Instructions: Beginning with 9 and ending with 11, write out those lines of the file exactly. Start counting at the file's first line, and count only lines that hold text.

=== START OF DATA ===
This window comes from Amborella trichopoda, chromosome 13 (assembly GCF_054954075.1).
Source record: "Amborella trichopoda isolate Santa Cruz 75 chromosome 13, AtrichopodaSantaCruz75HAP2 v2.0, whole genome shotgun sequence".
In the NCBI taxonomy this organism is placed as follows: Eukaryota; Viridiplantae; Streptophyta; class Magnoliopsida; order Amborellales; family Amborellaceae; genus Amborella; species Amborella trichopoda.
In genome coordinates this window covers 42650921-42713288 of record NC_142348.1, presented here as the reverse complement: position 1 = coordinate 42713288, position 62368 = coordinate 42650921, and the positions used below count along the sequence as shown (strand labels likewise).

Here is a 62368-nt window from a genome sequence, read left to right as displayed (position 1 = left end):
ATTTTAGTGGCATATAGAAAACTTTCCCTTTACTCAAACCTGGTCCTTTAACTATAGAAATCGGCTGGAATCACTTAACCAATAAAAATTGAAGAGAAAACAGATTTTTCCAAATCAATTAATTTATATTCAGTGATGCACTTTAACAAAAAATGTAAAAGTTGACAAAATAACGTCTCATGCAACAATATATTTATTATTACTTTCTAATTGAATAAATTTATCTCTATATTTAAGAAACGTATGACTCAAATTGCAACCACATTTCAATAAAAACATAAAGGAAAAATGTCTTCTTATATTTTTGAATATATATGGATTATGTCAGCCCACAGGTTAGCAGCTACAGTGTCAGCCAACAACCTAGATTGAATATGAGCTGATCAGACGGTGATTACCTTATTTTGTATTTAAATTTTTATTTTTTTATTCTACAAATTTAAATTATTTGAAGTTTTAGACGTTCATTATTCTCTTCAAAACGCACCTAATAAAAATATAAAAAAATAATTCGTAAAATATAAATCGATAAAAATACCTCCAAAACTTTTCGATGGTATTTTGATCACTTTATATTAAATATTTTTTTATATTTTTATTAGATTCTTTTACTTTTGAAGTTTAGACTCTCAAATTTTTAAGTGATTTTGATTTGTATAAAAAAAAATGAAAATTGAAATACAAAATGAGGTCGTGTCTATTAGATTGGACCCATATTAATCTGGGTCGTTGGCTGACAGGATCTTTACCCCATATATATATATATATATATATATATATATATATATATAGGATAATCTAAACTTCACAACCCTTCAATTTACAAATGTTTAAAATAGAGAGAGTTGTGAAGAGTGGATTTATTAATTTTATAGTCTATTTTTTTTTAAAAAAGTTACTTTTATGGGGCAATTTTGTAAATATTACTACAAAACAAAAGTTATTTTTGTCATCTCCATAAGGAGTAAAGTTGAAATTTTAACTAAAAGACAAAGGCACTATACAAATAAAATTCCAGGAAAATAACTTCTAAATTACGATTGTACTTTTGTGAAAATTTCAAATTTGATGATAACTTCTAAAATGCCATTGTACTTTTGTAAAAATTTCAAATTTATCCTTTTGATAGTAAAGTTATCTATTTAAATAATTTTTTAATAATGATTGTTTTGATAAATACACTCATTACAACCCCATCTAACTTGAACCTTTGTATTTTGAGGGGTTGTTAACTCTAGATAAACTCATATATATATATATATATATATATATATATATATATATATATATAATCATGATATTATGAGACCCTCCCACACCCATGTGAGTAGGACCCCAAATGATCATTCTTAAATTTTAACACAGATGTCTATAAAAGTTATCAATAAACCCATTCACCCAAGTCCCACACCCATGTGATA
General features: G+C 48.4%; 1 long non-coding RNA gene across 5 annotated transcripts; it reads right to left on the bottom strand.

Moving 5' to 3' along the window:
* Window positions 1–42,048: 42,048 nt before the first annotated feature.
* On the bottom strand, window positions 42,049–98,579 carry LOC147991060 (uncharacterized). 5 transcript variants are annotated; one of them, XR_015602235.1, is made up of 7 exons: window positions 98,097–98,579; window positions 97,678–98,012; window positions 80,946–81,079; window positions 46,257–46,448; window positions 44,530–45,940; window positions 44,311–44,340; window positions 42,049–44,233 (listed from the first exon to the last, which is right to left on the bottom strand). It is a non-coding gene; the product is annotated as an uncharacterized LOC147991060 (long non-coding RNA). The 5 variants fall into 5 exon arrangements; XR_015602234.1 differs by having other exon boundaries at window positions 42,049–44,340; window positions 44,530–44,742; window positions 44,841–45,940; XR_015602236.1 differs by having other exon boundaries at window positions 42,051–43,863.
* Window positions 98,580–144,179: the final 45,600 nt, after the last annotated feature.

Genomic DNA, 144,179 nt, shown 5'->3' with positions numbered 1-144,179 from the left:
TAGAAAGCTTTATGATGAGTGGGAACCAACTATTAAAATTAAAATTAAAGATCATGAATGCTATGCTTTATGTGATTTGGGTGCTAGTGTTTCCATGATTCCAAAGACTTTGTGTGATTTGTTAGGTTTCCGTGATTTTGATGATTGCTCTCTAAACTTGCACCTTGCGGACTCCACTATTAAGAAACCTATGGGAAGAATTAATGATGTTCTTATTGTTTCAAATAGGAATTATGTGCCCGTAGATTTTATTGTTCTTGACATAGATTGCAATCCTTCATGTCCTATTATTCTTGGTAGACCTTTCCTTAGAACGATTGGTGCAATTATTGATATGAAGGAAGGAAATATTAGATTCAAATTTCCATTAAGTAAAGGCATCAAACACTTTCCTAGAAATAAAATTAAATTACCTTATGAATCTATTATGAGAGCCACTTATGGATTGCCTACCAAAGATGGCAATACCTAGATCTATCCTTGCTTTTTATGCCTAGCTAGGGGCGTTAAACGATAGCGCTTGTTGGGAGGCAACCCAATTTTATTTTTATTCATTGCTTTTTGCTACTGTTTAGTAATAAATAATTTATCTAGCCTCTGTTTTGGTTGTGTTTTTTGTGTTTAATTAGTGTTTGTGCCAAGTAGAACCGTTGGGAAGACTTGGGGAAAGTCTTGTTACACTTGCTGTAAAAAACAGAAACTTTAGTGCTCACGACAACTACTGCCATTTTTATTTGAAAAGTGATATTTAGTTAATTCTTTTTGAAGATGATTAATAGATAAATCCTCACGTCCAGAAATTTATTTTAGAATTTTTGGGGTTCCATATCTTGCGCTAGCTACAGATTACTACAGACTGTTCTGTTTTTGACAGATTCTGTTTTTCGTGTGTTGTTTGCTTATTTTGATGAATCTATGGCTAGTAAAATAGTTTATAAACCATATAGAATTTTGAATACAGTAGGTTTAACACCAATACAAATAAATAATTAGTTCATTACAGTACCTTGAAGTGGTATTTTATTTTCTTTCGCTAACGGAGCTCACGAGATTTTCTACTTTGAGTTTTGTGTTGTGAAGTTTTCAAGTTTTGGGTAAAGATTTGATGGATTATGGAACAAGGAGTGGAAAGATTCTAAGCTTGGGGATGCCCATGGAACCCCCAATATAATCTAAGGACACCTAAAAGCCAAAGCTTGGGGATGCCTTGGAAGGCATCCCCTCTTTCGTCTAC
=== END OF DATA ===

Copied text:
* Window positions 1–42,048: 42,048 nt before the first annotated feature.
* On the bottom strand, window positions 42,049–98,579 carry LOC147991060 (uncharacterized). 5 transcript variants are annotated; one of them, XR_015602235.1, is made up of 7 exons: window positions 98,097–98,579; window positions 97,678–98,012; window positions 80,946–81,079; window positions 46,257–46,448; window positions 44,530–45,940; window positions 44,311–44,340; window positions 42,049–44,233 (listed from the first exon to the last, which is right to left on the bottom strand). It is a non-coding gene; the product is annotated as an uncharacterized LOC147991060 (long non-coding RNA). The 5 variants fall into 5 exon arrangements; XR_015602234.1 differs by having other exon boundaries at window positions 42,049–44,340; window positions 44,530–44,742; window positions 44,841–45,940; XR_015602236.1 differs by having other exon boundaries at window positions 42,051–43,863.
* Window positions 98,580–144,179: the final 45,600 nt, after the last annotated feature.